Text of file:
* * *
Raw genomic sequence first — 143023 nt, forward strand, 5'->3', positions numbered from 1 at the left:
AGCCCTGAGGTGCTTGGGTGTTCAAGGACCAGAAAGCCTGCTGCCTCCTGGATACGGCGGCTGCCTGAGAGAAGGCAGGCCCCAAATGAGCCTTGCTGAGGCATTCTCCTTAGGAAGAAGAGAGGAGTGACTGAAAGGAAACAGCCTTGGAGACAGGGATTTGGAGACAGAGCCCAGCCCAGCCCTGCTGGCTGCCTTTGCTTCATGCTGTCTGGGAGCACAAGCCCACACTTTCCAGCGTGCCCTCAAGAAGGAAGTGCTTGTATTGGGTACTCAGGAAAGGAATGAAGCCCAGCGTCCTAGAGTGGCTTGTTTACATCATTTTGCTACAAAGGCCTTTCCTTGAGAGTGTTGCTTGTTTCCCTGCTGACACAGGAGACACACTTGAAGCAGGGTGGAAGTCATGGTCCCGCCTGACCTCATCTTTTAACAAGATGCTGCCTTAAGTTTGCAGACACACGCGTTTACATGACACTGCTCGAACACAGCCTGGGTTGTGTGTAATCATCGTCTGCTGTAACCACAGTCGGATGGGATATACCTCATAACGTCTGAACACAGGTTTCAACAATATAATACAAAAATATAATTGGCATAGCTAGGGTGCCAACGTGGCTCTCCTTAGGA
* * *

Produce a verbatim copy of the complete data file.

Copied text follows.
Raw genomic sequence first — 143023 nt, forward strand, 5'->3', positions numbered from 1 at the left:
AGCCCTGAGGTGCTTGGGTGTTCAAGGACCAGAAAGCCTGCTGCCTCCTGGATACGGCGGCTGCCTGAGAGAAGGCAGGCCCCAAATGAGCCTTGCTGAGGCATTCTCCTTAGGAAGAAGAGAGGAGTGACTGAAAGGAAACAGCCTTGGAGACAGGGATTTGGAGACAGAGCCCAGCCCAGCCCTGCTGGCTGCCTTTGCTTCATGCTGTCTGGGAGCACAAGCCCACACTTTCCAGCGTGCCCTCAAGAAGGAAGTGCTTGTATTGGGTACTCAGGAAAGGAATGAAGCCCAGCGTCCTAGAGTGGCTTGTTTACATCATTTTGCTACAAAGGCCTTTCCTTGAGAGTGTTGCTTGTTTCCCTGCTGACACAGGAGACACACTTGAAGCAGGGTGGAAGTCATGGTCCCGCCTGACCTCATCTTTTAACAAGATGCTGCCTTAAGTTTGCAGACACACGCGTTTACATGACACTGCTCGAACACAGCCTGGGTTGTGTGTAATCATCGTCTGCTGTAACCACAGTCGGATGGGATATACCTCATAACGTCTGAACACAGGTTTCAACAATATAATACAAAAATATAATTGGCATAGCTAGGGTGCCAACGTGGCTCTCCTTAGGA